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Elephant Howdah (Pull Tail)
by F.H. Griffith - HOBBIES Magazine - June, 1983

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Mechanical banks in the form of animals always have a certain special interest since a broad spectrum of different animals are represented. These include rabbits, bears, goats, pigs, dogs, cats, monkeys, a cow, buffalo, horses, lions, mules, a squirrel, and last, but certainly not least, elephants.

There are numerous collectors of animal figures such as those who specialize in dogs, cats, horses, and in particular, elephants. The many different figural elephants offer a broad field to the elephant collector. It is interesting to note that many collectors of elephants who have no interest whatsoever in mechanical banks will have elephant mechanicals in their respective collections.

This now brings us to our choice as No. 302 in the numerical classification – the Elephant Howdah, one of the most popular of all the elephant mechanicals. It has a lot going for it – a fine representation of an elephant with his trunk raised in the good luck position, an attractive howdah, and very nice clever action.

The bank was made by Hubley Manufacturing Company of Lancaster, Pennsylvania, over a period of many years. It is a well-cast cast iron piece and quite strong and durable. It was made into the late 30’s (the later examples were white, by the way), and, as a matter of fact, the writer has a 1937 Hubley Catalog that shows the bank at $7.50 a dozen, wholesale price of course.

The bank shown is in extra fine all original condition with colors of paint as follows: The figure itself is an all over gray. His tusks are white, as are his eyes, which have black pupils. The blanket is dark blue with wide gold fringe. A wide red strap goes around and under his body. The howdah is red with ornate outlining and definitions in gold. His mouth is red, as are the corners of his eyes. The end of his trunk, where the coin is placed, is also red. All in all an attractive, colorful bank.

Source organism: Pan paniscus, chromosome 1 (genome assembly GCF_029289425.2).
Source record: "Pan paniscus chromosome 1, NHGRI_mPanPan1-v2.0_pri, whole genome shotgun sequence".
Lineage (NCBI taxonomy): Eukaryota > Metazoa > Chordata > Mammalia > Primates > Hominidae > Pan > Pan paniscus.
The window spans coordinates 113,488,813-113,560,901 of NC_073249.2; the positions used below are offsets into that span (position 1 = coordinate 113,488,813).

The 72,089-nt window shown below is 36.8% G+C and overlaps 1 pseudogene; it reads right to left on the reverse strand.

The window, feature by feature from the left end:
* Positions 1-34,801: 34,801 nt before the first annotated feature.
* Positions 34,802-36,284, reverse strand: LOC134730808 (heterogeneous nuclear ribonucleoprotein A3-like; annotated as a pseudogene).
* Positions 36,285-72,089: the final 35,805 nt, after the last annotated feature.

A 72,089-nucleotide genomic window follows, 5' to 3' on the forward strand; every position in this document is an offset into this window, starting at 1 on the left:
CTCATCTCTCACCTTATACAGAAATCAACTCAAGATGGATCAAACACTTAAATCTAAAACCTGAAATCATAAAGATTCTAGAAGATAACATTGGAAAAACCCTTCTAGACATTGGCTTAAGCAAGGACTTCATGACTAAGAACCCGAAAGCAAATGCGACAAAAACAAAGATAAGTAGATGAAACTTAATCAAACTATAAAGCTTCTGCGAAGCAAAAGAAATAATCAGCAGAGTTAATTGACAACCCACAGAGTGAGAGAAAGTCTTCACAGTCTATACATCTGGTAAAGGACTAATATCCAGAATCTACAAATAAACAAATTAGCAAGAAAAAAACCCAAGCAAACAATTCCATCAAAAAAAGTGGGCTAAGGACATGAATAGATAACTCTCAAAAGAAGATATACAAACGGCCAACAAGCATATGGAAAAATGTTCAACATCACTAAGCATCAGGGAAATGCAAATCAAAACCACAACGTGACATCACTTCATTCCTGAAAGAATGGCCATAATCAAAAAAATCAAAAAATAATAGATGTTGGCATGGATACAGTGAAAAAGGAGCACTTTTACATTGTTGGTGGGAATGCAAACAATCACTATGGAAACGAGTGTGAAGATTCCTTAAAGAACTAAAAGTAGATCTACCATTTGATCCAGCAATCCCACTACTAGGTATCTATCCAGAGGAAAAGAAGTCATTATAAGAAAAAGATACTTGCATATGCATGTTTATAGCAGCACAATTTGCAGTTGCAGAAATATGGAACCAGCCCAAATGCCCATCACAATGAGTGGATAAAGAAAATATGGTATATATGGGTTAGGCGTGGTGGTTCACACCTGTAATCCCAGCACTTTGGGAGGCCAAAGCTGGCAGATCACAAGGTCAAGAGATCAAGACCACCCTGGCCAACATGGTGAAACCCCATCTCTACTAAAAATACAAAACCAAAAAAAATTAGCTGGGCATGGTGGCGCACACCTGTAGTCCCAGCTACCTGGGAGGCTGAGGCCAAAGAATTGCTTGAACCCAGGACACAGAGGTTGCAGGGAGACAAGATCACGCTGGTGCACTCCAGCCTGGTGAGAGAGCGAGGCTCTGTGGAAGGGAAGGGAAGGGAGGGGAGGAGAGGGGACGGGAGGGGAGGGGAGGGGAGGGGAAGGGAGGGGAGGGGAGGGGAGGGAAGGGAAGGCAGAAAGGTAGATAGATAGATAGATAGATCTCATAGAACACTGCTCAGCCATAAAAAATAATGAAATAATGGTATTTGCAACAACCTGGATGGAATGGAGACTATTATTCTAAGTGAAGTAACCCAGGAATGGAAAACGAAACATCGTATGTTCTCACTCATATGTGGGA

To operate, a coin is placed in the provided slot. The photo shows the proper position of the trunk to receive the coin. The elephant’s tail is then pulled back causing the trunk to snap back over the head of the elephant. The coin is thrown into the front section of the howdah and on inside the body. The action is swift and effective.

Coins are removed by taking the bank apart, which is held together by a center screw.

In closing, it bears mention that elephants form a very fine group of the mechanical banks. Also of note, Hubley was the last of the cast iron mechanical bank manufacturers to go out of the business of producing cast iron mechanicals. This occurred during the 1941-1942 period.


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